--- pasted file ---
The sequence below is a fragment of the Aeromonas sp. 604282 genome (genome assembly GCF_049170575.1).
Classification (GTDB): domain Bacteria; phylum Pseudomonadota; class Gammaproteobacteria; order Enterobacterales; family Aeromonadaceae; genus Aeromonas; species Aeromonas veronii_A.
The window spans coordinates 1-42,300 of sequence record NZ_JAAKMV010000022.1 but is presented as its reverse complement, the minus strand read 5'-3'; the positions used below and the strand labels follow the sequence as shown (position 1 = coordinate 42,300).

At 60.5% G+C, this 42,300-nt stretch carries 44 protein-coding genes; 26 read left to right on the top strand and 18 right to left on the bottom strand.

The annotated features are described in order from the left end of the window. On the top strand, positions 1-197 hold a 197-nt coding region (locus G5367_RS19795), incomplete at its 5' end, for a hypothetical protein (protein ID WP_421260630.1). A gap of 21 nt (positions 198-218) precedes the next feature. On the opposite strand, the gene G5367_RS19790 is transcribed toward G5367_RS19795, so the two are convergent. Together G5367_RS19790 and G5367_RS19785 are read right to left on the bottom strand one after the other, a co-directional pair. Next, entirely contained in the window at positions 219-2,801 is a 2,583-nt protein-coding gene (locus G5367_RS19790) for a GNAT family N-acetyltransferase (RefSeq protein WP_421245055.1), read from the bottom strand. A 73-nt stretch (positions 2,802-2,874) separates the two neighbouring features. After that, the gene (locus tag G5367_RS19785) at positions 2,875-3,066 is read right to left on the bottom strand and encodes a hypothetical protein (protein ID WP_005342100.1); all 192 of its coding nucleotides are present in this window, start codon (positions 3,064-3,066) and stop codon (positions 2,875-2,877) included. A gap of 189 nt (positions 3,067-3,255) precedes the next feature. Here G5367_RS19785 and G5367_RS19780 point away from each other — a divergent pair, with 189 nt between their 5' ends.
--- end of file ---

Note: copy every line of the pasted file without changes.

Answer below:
The sequence below is a fragment of the Aeromonas sp. 604282 genome (genome assembly GCF_049170575.1).
Classification (GTDB): domain Bacteria; phylum Pseudomonadota; class Gammaproteobacteria; order Enterobacterales; family Aeromonadaceae; genus Aeromonas; species Aeromonas veronii_A.
The window spans coordinates 1-42,300 of sequence record NZ_JAAKMV010000022.1 but is presented as its reverse complement, the minus strand read 5'-3'; the positions used below and the strand labels follow the sequence as shown (position 1 = coordinate 42,300).

At 60.5% G+C, this 42,300-nt stretch carries 44 protein-coding genes; 26 read left to right on the top strand and 18 right to left on the bottom strand.

The annotated features are described in order from the left end of the window. On the top strand, positions 1-197 hold a 197-nt coding region (locus G5367_RS19795), incomplete at its 5' end, for a hypothetical protein (protein ID WP_421260630.1). A gap of 21 nt (positions 198-218) precedes the next feature. On the opposite strand, the gene G5367_RS19790 is transcribed toward G5367_RS19795, so the two are convergent. Together G5367_RS19790 and G5367_RS19785 are read right to left on the bottom strand one after the other, a co-directional pair. Next, entirely contained in the window at positions 219-2,801 is a 2,583-nt protein-coding gene (locus G5367_RS19790) for a GNAT family N-acetyltransferase (RefSeq protein WP_421245055.1), read from the bottom strand. A 73-nt stretch (positions 2,802-2,874) separates the two neighbouring features. After that, the gene (locus tag G5367_RS19785) at positions 2,875-3,066 is read right to left on the bottom strand and encodes a hypothetical protein (protein ID WP_005342100.1); all 192 of its coding nucleotides are present in this window, start codon (positions 3,064-3,066) and stop codon (positions 2,875-2,877) included. A gap of 189 nt (positions 3,067-3,255) precedes the next feature. Here G5367_RS19785 and G5367_RS19780 point away from each other — a divergent pair, with 189 nt between their 5' ends.